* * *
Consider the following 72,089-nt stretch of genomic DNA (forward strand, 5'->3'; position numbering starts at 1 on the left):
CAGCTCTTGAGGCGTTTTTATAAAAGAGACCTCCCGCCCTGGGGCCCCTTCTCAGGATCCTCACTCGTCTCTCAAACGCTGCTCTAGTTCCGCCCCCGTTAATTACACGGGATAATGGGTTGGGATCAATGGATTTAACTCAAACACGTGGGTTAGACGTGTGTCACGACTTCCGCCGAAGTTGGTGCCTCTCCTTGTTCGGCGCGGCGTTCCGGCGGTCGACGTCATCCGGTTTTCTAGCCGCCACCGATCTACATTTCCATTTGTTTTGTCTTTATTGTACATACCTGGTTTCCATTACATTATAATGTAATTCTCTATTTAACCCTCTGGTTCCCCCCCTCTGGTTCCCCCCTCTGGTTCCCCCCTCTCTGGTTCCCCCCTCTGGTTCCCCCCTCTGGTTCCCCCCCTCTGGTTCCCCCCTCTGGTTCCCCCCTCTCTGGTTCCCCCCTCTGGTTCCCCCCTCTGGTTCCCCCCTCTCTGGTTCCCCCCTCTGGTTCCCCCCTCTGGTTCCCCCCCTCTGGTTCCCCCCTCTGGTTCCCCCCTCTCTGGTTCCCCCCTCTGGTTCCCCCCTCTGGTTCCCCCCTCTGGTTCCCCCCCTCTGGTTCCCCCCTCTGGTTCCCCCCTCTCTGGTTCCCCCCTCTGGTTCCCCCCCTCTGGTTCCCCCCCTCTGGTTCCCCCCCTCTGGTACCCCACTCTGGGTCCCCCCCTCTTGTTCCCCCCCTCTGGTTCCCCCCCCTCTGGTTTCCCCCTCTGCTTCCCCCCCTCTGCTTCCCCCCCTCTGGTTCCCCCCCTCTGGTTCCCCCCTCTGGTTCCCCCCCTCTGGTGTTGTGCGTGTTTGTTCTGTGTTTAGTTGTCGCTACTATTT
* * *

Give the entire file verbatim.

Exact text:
Consider the following 72,089-nt stretch of genomic DNA (forward strand, 5'->3'; position numbering starts at 1 on the left):
CAGCTCTTGAGGCGTTTTTATAAAAGAGACCTCCCGCCCTGGGGCCCCTTCTCAGGATCCTCACTCGTCTCTCAAACGCTGCTCTAGTTCCGCCCCCGTTAATTACACGGGATAATGGGTTGGGATCAATGGATTTAACTCAAACACGTGGGTTAGACGTGTGTCACGACTTCCGCCGAAGTTGGTGCCTCTCCTTGTTCGGCGCGGCGTTCCGGCGGTCGACGTCATCCGGTTTTCTAGCCGCCACCGATCTACATTTCCATTTGTTTTGTCTTTATTGTACATACCTGGTTTCCATTACATTATAATGTAATTCTCTATTTAACCCTCTGGTTCCCCCCCTCTGGTTCCCCCCTCTGGTTCCCCCCTCTCTGGTTCCCCCCTCTGGTTCCCCCCTCTGGTTCCCCCCCTCTGGTTCCCCCCTCTGGTTCCCCCCTCTCTGGTTCCCCCCTCTGGTTCCCCCCTCTGGTTCCCCCCTCTCTGGTTCCCCCCTCTGGTTCCCCCCTCTGGTTCCCCCCCTCTGGTTCCCCCCTCTGGTTCCCCCCTCTCTGGTTCCCCCCTCTGGTTCCCCCCTCTGGTTCCCCCCTCTGGTTCCCCCCCTCTGGTTCCCCCCTCTGGTTCCCCCCTCTCTGGTTCCCCCCTCTGGTTCCCCCCCTCTGGTTCCCCCCCTCTGGTTCCCCCCCTCTGGTACCCCACTCTGGGTCCCCCCCTCTTGTTCCCCCCCTCTGGTTCCCCCCCCTCTGGTTTCCCCCTCTGCTTCCCCCCCTCTGCTTCCCCCCCTCTGGTTCCCCCCCTCTGGTTCCCCCCTCTGGTTCCCCCCCTCTGGTGTTGTGCGTGTTTGTTCTGTGTTTAGTTGTCGCTACTATTT